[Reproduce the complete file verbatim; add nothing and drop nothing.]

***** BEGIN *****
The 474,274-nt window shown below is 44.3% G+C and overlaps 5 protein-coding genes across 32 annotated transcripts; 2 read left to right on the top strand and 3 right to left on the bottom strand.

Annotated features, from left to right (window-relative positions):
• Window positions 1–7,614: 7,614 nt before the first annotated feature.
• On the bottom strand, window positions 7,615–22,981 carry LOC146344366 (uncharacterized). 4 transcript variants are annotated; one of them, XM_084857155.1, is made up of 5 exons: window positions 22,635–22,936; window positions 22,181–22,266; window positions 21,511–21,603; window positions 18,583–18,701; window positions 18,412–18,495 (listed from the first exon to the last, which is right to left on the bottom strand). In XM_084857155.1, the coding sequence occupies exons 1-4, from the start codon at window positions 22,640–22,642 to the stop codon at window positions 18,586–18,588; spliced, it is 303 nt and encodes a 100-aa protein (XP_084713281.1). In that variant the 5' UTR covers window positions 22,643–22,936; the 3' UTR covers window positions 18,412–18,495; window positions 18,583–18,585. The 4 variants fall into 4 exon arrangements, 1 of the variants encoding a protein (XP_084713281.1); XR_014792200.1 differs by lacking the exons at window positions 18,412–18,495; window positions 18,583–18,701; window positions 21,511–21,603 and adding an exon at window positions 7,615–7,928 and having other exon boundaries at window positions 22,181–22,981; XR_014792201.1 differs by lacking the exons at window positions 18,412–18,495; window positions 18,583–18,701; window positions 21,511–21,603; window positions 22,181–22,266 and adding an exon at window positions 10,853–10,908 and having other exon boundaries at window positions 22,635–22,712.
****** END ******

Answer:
The 474,274-nt window shown below is 44.3% G+C and overlaps 5 protein-coding genes across 32 annotated transcripts; 2 read left to right on the top strand and 3 right to left on the bottom strand.

Annotated features, from left to right (window-relative positions):
• Window positions 1–7,614: 7,614 nt before the first annotated feature.
• On the bottom strand, window positions 7,615–22,981 carry LOC146344366 (uncharacterized). 4 transcript variants are annotated; one of them, XM_084857155.1, is made up of 5 exons: window positions 22,635–22,936; window positions 22,181–22,266; window positions 21,511–21,603; window positions 18,583–18,701; window positions 18,412–18,495 (listed from the first exon to the last, which is right to left on the bottom strand). In XM_084857155.1, the coding sequence occupies exons 1-4, from the start codon at window positions 22,640–22,642 to the stop codon at window positions 18,586–18,588; spliced, it is 303 nt and encodes a 100-aa protein (XP_084713281.1). In that variant the 5' UTR covers window positions 22,643–22,936; the 3' UTR covers window positions 18,412–18,495; window positions 18,583–18,585. The 4 variants fall into 4 exon arrangements, 1 of the variants encoding a protein (XP_084713281.1); XR_014792200.1 differs by lacking the exons at window positions 18,412–18,495; window positions 18,583–18,701; window positions 21,511–21,603 and adding an exon at window positions 7,615–7,928 and having other exon boundaries at window positions 22,181–22,981; XR_014792201.1 differs by lacking the exons at window positions 18,412–18,495; window positions 18,583–18,701; window positions 21,511–21,603; window positions 22,181–22,266 and adding an exon at window positions 10,853–10,908 and having other exon boundaries at window positions 22,635–22,712.